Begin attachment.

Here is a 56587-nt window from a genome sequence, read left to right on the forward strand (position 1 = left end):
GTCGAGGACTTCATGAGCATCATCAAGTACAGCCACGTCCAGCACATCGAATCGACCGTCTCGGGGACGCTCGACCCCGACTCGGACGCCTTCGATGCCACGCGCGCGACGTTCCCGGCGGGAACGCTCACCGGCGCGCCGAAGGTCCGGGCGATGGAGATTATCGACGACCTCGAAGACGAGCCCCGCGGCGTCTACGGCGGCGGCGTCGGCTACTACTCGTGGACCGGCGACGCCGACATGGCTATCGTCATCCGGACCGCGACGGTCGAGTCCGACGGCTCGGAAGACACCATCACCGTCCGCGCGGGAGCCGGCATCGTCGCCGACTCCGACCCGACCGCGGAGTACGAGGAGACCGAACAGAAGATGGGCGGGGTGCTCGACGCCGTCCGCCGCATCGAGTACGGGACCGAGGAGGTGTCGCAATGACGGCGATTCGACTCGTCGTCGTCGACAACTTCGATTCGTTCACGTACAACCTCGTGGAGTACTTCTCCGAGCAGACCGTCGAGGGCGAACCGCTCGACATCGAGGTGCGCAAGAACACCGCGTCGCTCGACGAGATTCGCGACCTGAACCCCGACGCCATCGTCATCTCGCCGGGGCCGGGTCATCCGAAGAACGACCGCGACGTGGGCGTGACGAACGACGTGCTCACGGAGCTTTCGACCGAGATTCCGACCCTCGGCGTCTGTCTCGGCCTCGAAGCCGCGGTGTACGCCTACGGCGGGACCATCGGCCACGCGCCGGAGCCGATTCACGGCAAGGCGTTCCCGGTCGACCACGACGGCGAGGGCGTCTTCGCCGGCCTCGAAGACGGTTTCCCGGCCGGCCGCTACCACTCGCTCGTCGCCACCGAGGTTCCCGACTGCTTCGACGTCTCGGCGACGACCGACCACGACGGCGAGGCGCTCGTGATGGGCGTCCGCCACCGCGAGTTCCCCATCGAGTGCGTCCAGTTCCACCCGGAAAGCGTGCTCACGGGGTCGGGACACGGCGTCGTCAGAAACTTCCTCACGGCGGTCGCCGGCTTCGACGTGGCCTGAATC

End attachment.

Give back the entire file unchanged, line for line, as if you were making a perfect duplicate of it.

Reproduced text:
Here is a 56587-nt window from a genome sequence, read left to right on the forward strand (position 1 = left end):
GTCGAGGACTTCATGAGCATCATCAAGTACAGCCACGTCCAGCACATCGAATCGACCGTCTCGGGGACGCTCGACCCCGACTCGGACGCCTTCGATGCCACGCGCGCGACGTTCCCGGCGGGAACGCTCACCGGCGCGCCGAAGGTCCGGGCGATGGAGATTATCGACGACCTCGAAGACGAGCCCCGCGGCGTCTACGGCGGCGGCGTCGGCTACTACTCGTGGACCGGCGACGCCGACATGGCTATCGTCATCCGGACCGCGACGGTCGAGTCCGACGGCTCGGAAGACACCATCACCGTCCGCGCGGGAGCCGGCATCGTCGCCGACTCCGACCCGACCGCGGAGTACGAGGAGACCGAACAGAAGATGGGCGGGGTGCTCGACGCCGTCCGCCGCATCGAGTACGGGACCGAGGAGGTGTCGCAATGACGGCGATTCGACTCGTCGTCGTCGACAACTTCGATTCGTTCACGTACAACCTCGTGGAGTACTTCTCCGAGCAGACCGTCGAGGGCGAACCGCTCGACATCGAGGTGCGCAAGAACACCGCGTCGCTCGACGAGATTCGCGACCTGAACCCCGACGCCATCGTCATCTCGCCGGGGCCGGGTCATCCGAAGAACGACCGCGACGTGGGCGTGACGAACGACGTGCTCACGGAGCTTTCGACCGAGATTCCGACCCTCGGCGTCTGTCTCGGCCTCGAAGCCGCGGTGTACGCCTACGGCGGGACCATCGGCCACGCGCCGGAGCCGATTCACGGCAAGGCGTTCCCGGTCGACCACGACGGCGAGGGCGTCTTCGCCGGCCTCGAAGACGGTTTCCCGGCCGGCCGCTACCACTCGCTCGTCGCCACCGAGGTTCCCGACTGCTTCGACGTCTCGGCGACGACCGACCACGACGGCGAGGCGCTCGTGATGGGCGTCCGCCACCGCGAGTTCCCCATCGAGTGCGTCCAGTTCCACCCGGAAAGCGTGCTCACGGGGTCGGGACACGGCGTCGTCAGAAACTTCCTCACGGCGGTCGCCGGCTTCGACGTGGCCTGAATC